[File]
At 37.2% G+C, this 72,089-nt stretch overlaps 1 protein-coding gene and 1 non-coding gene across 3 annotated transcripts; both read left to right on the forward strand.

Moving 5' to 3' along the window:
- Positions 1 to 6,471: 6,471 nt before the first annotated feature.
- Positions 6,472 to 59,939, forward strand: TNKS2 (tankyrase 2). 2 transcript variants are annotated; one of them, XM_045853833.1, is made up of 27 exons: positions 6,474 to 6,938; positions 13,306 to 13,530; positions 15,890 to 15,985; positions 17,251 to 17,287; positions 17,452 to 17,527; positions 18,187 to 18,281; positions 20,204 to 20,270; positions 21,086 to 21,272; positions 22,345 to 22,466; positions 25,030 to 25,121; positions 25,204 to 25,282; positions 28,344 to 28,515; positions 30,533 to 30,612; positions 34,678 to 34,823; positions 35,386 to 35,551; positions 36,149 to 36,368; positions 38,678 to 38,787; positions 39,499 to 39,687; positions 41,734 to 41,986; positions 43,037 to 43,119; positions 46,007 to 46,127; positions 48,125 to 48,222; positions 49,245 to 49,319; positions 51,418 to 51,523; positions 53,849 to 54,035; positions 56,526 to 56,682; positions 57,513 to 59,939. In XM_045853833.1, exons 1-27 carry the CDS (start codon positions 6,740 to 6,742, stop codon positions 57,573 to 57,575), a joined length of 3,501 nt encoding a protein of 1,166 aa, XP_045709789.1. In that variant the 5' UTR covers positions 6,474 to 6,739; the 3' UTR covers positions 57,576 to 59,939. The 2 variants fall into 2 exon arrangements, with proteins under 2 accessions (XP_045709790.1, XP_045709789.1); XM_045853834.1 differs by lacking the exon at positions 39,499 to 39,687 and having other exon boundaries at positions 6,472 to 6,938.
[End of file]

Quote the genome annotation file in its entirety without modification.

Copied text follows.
At 37.2% G+C, this 72,089-nt stretch overlaps 1 protein-coding gene and 1 non-coding gene across 3 annotated transcripts; both read left to right on the forward strand.

Moving 5' to 3' along the window:
- Positions 1 to 6,471: 6,471 nt before the first annotated feature.
- Positions 6,472 to 59,939, forward strand: TNKS2 (tankyrase 2). 2 transcript variants are annotated; one of them, XM_045853833.1, is made up of 27 exons: positions 6,474 to 6,938; positions 13,306 to 13,530; positions 15,890 to 15,985; positions 17,251 to 17,287; positions 17,452 to 17,527; positions 18,187 to 18,281; positions 20,204 to 20,270; positions 21,086 to 21,272; positions 22,345 to 22,466; positions 25,030 to 25,121; positions 25,204 to 25,282; positions 28,344 to 28,515; positions 30,533 to 30,612; positions 34,678 to 34,823; positions 35,386 to 35,551; positions 36,149 to 36,368; positions 38,678 to 38,787; positions 39,499 to 39,687; positions 41,734 to 41,986; positions 43,037 to 43,119; positions 46,007 to 46,127; positions 48,125 to 48,222; positions 49,245 to 49,319; positions 51,418 to 51,523; positions 53,849 to 54,035; positions 56,526 to 56,682; positions 57,513 to 59,939. In XM_045853833.1, exons 1-27 carry the CDS (start codon positions 6,740 to 6,742, stop codon positions 57,573 to 57,575), a joined length of 3,501 nt encoding a protein of 1,166 aa, XP_045709789.1. In that variant the 5' UTR covers positions 6,474 to 6,739; the 3' UTR covers positions 57,576 to 59,939. The 2 variants fall into 2 exon arrangements, with proteins under 2 accessions (XP_045709790.1, XP_045709789.1); XM_045853834.1 differs by lacking the exon at positions 39,499 to 39,687 and having other exon boundaries at positions 6,472 to 6,938.